Visiting this place was a great inspiration for me. I would say it was one of the most stirring and inspiring moments of my visit. It was pouring down buckets that day, but I could hear the Elders and the protestors, firm in their convictions and in their hearts. Their spirits were all around me. There was even an old Chinese Checkers game still left in the main cabin. I sat in the doorway for a very long time, imagining what it might have been like for them all, to make a stand, bind together and speak out for what was right, not just for themselves, but for everyone.

I am grateful that the Haida Nation, these Elders and young warrior members stood so firmly to protect this place. We should do the same now, as the Northern Gateway Pipeline Project by Enbridge threatens once again, this magnificent culture and ecosystem in which we are all so interconnected. Stand up and speak out about the effects that this pipeline will have on habitat, culture and the ecology of our planet. Write your MP and the  official opposition. If you are international, write your own governments and let them know that this is an issue for all people.

Make yourself heard…and be part of the new “Line”. Do the right thing.


Are We Sheep, Content To Lick The Side of The Road – or Do We Stand and Deliver Our Destiny?

Big Horn Sheep on the Icefields Parkway

Big Horn Sheep on the Icefields Parkway ©2012 Janice Tanton.

The Icefields Parkway starts to get well-travelled at this time of the year. It’s still a barren stretch of road, devoid of the average “touristy” stops, cell connectivity and roadside gas stations. You’re bound to see some form of wildlife almost any time of the year in this high country. More often than not, you’ll see Rocky Mountain Sheep vs. the Bighorn Sheep that you see above, but nonetheless….both will cause a jam on the highway as tourists from all over the world stop to catch their fill of  a bit of wild “Canadian” through the lens of the glaciers, the mountains and the Columbia Icefield. Hell…as taxpayers, we’ve sure marketed it! I’ve always said it’s the most beautiful road in all of Canada and drank that Koolaid…until today.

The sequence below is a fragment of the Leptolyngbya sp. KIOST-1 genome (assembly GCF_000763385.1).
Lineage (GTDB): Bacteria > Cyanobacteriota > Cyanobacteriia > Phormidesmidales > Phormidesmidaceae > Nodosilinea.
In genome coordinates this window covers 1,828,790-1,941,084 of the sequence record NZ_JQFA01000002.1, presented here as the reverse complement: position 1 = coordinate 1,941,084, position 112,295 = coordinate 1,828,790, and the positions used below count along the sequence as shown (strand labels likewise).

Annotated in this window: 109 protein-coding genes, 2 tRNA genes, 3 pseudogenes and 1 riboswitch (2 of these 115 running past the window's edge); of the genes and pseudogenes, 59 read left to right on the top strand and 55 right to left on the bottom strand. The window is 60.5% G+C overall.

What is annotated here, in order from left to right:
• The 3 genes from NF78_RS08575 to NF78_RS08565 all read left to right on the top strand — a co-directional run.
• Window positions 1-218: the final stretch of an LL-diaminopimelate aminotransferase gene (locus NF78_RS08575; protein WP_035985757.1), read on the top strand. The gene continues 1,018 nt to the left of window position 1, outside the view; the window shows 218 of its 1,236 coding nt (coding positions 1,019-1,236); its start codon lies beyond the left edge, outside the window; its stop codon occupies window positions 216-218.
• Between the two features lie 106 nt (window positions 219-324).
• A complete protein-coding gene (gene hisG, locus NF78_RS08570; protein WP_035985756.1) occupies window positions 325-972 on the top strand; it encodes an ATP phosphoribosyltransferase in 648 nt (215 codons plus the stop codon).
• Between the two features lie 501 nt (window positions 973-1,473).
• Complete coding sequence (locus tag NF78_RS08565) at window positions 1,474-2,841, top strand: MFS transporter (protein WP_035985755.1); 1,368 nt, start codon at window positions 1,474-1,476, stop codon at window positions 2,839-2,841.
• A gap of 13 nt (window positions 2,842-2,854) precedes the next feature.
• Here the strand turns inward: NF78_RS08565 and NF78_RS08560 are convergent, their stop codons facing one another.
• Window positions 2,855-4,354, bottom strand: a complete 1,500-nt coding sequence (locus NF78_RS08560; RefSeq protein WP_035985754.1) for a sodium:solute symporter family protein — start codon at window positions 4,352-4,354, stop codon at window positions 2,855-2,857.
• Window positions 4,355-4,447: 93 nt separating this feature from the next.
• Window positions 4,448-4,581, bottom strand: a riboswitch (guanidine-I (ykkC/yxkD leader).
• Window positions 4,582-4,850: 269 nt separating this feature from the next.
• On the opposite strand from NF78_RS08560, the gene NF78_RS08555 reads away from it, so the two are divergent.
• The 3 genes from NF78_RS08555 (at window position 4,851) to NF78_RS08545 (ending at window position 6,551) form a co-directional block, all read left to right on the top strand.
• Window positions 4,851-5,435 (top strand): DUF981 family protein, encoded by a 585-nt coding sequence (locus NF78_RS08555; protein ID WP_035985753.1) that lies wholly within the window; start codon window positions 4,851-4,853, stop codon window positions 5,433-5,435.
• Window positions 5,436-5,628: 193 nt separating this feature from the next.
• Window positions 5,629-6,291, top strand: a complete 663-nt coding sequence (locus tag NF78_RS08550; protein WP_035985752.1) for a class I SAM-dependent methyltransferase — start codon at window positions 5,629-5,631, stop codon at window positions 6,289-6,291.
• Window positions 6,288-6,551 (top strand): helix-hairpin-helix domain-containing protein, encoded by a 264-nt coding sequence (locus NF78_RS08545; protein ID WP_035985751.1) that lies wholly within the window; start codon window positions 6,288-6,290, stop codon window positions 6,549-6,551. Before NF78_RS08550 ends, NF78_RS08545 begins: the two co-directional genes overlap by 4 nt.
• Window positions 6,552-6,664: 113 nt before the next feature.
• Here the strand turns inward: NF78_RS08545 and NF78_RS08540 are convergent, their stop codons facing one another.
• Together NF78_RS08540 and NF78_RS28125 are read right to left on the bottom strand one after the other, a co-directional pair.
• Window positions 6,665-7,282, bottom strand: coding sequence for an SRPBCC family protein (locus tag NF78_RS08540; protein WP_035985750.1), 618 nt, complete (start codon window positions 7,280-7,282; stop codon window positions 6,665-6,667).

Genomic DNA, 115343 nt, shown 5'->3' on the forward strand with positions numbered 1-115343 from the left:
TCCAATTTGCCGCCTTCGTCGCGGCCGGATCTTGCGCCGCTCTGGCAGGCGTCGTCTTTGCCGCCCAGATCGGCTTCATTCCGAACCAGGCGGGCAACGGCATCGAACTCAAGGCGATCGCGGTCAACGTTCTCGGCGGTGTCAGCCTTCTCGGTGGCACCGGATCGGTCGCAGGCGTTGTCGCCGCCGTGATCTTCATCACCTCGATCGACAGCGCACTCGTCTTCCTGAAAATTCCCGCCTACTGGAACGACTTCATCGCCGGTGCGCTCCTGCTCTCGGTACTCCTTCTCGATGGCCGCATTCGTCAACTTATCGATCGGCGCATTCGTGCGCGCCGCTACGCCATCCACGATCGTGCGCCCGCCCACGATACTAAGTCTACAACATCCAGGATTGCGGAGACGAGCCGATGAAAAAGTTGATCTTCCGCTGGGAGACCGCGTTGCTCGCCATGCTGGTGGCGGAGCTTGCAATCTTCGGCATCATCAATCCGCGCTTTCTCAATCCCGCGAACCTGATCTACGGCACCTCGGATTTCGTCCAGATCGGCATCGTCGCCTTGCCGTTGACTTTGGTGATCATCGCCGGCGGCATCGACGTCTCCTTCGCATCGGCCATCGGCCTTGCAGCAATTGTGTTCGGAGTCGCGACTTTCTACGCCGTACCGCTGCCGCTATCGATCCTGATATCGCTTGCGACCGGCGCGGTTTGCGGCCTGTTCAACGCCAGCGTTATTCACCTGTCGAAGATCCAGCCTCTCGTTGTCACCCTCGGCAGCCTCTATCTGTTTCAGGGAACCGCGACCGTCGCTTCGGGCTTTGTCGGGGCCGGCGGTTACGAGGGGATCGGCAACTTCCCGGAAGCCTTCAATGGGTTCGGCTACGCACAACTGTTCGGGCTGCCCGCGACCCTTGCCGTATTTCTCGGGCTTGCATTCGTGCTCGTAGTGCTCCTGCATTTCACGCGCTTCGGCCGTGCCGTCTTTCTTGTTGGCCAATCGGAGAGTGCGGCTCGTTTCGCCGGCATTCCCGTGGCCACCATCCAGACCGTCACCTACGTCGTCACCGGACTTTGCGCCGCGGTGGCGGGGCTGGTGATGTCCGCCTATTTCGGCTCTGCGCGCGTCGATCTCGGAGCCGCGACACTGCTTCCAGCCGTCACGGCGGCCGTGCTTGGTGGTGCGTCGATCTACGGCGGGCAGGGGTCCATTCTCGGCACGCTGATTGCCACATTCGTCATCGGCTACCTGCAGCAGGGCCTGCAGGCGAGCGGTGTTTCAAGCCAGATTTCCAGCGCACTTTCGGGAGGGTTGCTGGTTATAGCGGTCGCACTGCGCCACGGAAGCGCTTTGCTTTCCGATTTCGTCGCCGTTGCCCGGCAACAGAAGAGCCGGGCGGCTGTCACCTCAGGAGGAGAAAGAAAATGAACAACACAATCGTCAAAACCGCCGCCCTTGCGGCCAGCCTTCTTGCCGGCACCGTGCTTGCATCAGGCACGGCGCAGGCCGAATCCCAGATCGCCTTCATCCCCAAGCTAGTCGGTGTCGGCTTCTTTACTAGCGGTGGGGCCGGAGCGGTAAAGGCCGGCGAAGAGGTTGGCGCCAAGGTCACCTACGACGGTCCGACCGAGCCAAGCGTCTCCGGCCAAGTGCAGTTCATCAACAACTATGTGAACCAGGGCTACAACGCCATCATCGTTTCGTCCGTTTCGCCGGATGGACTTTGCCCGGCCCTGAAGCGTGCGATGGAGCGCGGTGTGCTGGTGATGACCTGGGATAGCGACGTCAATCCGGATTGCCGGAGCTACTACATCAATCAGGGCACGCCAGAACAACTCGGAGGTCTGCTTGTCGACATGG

Today, I found a less-travelled path by the common North American, Japanese, Chinese and European tourists that so often are now found along the stretch from Banff, Lake Louise and Jasper. The Icefields Parkway seems but a cheap touristy trinket version of “Canadian Wild”, eh?

Today…I found the road from Smithers to Terrace, and THIS is the most amazing piece of road that I have yet seen in all of my life. Wide areas of timber, rivers that flow with strength and purity one into another – of every colour and size, culminating in the Sacred Headwaters of the Skeena River. Wow. And until yesterday, I thought the Bow River was something to behold, but the Skeena has a power and life-force beyond comprehension and words. My friend, Rob Buffler talked about the Skeena over coffee last week. His eyes lit up with fever and wonder…and I would not have understood it until I saw it for myself.

The Skeena River

The Skeena River ©2012 Janice Tanton.

The verdant valleys that lay at the bottom of majestic snow-capped peaks that line the sides of the Yellowhead highway #16 westward towards Prince Rupert…have taken my breath away today. The smell of the air is different here. It’s newer – fresher, filled with spirit and the life-breath of the trees. The life-breath of this planet.

I get it. I get why we need to look at this land with different eyes, and protect it. I’ve never seen anything like it. Pristine…beautiful. There are no words for this place…and there are fewer people to see it.